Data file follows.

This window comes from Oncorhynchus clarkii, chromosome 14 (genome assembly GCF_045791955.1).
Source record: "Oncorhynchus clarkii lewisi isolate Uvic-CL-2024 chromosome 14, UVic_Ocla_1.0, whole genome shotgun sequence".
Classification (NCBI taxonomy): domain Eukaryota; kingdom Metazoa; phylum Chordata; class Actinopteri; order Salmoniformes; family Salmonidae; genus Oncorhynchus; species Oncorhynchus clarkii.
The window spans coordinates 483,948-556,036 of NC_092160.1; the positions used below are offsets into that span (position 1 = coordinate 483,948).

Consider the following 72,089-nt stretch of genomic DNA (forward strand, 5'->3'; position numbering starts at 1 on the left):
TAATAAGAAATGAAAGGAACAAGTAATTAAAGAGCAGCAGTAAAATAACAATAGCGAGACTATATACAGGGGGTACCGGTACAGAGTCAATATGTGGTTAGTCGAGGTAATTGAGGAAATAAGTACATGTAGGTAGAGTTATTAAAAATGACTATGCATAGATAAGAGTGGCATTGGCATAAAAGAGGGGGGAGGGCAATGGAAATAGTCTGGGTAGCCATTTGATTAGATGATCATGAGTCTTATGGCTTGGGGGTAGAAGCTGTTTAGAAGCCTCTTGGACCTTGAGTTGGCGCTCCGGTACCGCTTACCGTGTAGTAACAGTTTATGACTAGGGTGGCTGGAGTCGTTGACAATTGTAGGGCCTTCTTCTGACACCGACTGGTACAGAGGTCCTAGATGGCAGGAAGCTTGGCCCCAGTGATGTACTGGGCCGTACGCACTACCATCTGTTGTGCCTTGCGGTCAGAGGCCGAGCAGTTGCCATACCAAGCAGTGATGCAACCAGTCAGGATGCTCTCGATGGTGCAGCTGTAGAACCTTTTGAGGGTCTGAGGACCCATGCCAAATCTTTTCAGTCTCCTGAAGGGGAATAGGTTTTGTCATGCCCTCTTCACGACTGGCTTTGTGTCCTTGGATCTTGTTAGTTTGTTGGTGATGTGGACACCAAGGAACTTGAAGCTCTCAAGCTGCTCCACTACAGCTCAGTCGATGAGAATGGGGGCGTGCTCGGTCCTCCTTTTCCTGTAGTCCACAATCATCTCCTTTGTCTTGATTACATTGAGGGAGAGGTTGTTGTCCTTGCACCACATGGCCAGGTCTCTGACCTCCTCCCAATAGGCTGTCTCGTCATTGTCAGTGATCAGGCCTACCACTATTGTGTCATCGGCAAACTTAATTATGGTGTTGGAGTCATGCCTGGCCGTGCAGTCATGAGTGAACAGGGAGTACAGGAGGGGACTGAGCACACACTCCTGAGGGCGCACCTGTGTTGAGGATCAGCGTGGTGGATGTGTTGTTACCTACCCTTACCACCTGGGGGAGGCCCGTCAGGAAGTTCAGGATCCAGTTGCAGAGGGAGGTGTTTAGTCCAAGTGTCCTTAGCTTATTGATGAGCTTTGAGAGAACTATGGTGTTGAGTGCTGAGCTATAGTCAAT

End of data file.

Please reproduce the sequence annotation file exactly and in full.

This window comes from Oncorhynchus clarkii, chromosome 14 (genome assembly GCF_045791955.1).
Source record: "Oncorhynchus clarkii lewisi isolate Uvic-CL-2024 chromosome 14, UVic_Ocla_1.0, whole genome shotgun sequence".
Classification (NCBI taxonomy): domain Eukaryota; kingdom Metazoa; phylum Chordata; class Actinopteri; order Salmoniformes; family Salmonidae; genus Oncorhynchus; species Oncorhynchus clarkii.
The window spans coordinates 483,948-556,036 of NC_092160.1; the positions used below are offsets into that span (position 1 = coordinate 483,948).

Consider the following 72,089-nt stretch of genomic DNA (forward strand, 5'->3'; position numbering starts at 1 on the left):
TAATAAGAAATGAAAGGAACAAGTAATTAAAGAGCAGCAGTAAAATAACAATAGCGAGACTATATACAGGGGGTACCGGTACAGAGTCAATATGTGGTTAGTCGAGGTAATTGAGGAAATAAGTACATGTAGGTAGAGTTATTAAAAATGACTATGCATAGATAAGAGTGGCATTGGCATAAAAGAGGGGGGAGGGCAATGGAAATAGTCTGGGTAGCCATTTGATTAGATGATCATGAGTCTTATGGCTTGGGGGTAGAAGCTGTTTAGAAGCCTCTTGGACCTTGAGTTGGCGCTCCGGTACCGCTTACCGTGTAGTAACAGTTTATGACTAGGGTGGCTGGAGTCGTTGACAATTGTAGGGCCTTCTTCTGACACCGACTGGTACAGAGGTCCTAGATGGCAGGAAGCTTGGCCCCAGTGATGTACTGGGCCGTACGCACTACCATCTGTTGTGCCTTGCGGTCAGAGGCCGAGCAGTTGCCATACCAAGCAGTGATGCAACCAGTCAGGATGCTCTCGATGGTGCAGCTGTAGAACCTTTTGAGGGTCTGAGGACCCATGCCAAATCTTTTCAGTCTCCTGAAGGGGAATAGGTTTTGTCATGCCCTCTTCACGACTGGCTTTGTGTCCTTGGATCTTGTTAGTTTGTTGGTGATGTGGACACCAAGGAACTTGAAGCTCTCAAGCTGCTCCACTACAGCTCAGTCGATGAGAATGGGGGCGTGCTCGGTCCTCCTTTTCCTGTAGTCCACAATCATCTCCTTTGTCTTGATTACATTGAGGGAGAGGTTGTTGTCCTTGCACCACATGGCCAGGTCTCTGACCTCCTCCCAATAGGCTGTCTCGTCATTGTCAGTGATCAGGCCTACCACTATTGTGTCATCGGCAAACTTAATTATGGTGTTGGAGTCATGCCTGGCCGTGCAGTCATGAGTGAACAGGGAGTACAGGAGGGGACTGAGCACACACTCCTGAGGGCGCACCTGTGTTGAGGATCAGCGTGGTGGATGTGTTGTTACCTACCCTTACCACCTGGGGGAGGCCCGTCAGGAAGTTCAGGATCCAGTTGCAGAGGGAGGTGTTTAGTCCAAGTGTCCTTAGCTTATTGATGAGCTTTGAGAGAACTATGGTGTTGAGTGCTGAGCTATAGTCAAT